What do most INFJs long for? Answer: Real, authentic friendships.
They want to be known and appreciated for who they are. They want someone to empathize with and understand them in the way they do other people. The challenge is finding someone who appreciates what you do and the way you think in a world where the vast majority of people operate so differently.
The more I reflect on my own life and relationships, the more I realize how important friendships with other intuitives are. Some of the friendships that I enjoy most are with INTPs, INFPs, ENFPs, and the like. The way we approach life and things we care about are similar.
Today, let’s take a brief look at why relationships with other intuitives can be both refreshing and rewarding for you as an INFJ.
What’s one question you need to stop asking? It’s one that’ll make you restless until you do something about it. The answer?
As an INFJ, you know what it’s like to come up with an idea or vision you’re excited about only to put it off or keep it to yourself because of fear: fear of failure, fear of friends and family not understanding, and fear of wasting time.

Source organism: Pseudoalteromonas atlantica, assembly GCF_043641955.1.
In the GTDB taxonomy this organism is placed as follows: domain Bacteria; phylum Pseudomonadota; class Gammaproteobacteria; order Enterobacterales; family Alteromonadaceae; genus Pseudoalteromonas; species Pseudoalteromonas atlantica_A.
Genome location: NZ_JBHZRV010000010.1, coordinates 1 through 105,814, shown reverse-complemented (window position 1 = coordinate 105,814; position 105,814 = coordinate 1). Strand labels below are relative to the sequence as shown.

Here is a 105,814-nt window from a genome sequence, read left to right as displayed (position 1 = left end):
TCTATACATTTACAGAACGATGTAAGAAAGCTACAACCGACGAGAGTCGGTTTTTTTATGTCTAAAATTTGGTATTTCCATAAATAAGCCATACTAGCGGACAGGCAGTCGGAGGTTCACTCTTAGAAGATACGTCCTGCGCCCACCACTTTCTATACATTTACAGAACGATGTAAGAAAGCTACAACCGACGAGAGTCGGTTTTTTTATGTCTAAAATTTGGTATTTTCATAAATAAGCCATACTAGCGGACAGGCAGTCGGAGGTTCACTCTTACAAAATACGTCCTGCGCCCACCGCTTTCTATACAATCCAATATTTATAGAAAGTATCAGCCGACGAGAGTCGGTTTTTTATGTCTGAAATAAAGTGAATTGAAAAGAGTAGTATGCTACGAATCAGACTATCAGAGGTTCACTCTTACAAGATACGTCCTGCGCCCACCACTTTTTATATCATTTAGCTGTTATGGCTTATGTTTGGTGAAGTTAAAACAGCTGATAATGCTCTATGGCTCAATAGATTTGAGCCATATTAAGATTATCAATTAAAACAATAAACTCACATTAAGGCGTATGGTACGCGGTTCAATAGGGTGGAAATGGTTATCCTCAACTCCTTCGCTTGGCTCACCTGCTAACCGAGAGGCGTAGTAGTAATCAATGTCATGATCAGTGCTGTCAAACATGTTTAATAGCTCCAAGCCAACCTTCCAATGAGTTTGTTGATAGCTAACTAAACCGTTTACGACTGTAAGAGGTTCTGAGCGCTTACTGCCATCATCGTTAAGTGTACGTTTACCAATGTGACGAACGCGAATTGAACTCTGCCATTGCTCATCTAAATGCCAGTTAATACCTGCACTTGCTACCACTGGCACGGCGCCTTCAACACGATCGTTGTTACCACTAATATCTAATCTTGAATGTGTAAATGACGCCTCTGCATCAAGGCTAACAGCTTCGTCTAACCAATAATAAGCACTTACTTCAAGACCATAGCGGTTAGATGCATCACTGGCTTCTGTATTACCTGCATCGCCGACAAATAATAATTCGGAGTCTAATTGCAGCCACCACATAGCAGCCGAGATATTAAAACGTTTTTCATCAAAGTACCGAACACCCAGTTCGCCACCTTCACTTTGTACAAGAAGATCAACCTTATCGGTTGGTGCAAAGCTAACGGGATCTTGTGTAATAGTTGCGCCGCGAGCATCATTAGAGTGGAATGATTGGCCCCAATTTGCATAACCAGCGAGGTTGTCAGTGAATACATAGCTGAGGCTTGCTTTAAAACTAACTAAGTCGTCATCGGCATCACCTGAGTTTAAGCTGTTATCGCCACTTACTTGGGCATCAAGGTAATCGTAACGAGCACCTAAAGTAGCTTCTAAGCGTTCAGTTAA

I spent too long keeping my ideas to myself because I worried about what people would say. I wanted to know for sure that they’d like my work even before I started. Additionally, I feared wasting time.
But eventually, as I grew more and more unhappy keeping my ideas to myself, inner turmoil forced me to confront that question – What if?
Can you relate?
Why is it so hard to put your ideas into the world? Why do we think this way? And what can you do about it?
I recently came across a line that arrested my attention:
INFJs “prefer to focus in great depth on one thing at a time, which can result in periods of single-mindedness.”
It stopped me in my tracks and made me think about the kind of work I really love. And when I say “work I love,” I’m referring to the thinking and doing that bring me to life – researching, synthesizing, and creating – not necessarily what I do to pay the bills.
The thinking I love allows me to focus deeply on one thing at a time, as the quote suggests, and it’s usually project-based in nature. I’m guessing you also enjoy projects for the focus they afford you.
Check out these five reasons why project-based work fires an INFJ up.
Jane was overwhelmed. She was wasting hours on her computer getting sucked down YouTube rabbit trails every day after work while spending almost no time with friends and family. Deep down inside, she was entertaining dark, discouraging thoughts but let no one know about them. Jane wondered if the world really even needed her at all. Though she didn’t realize it, she was stressed out – big time.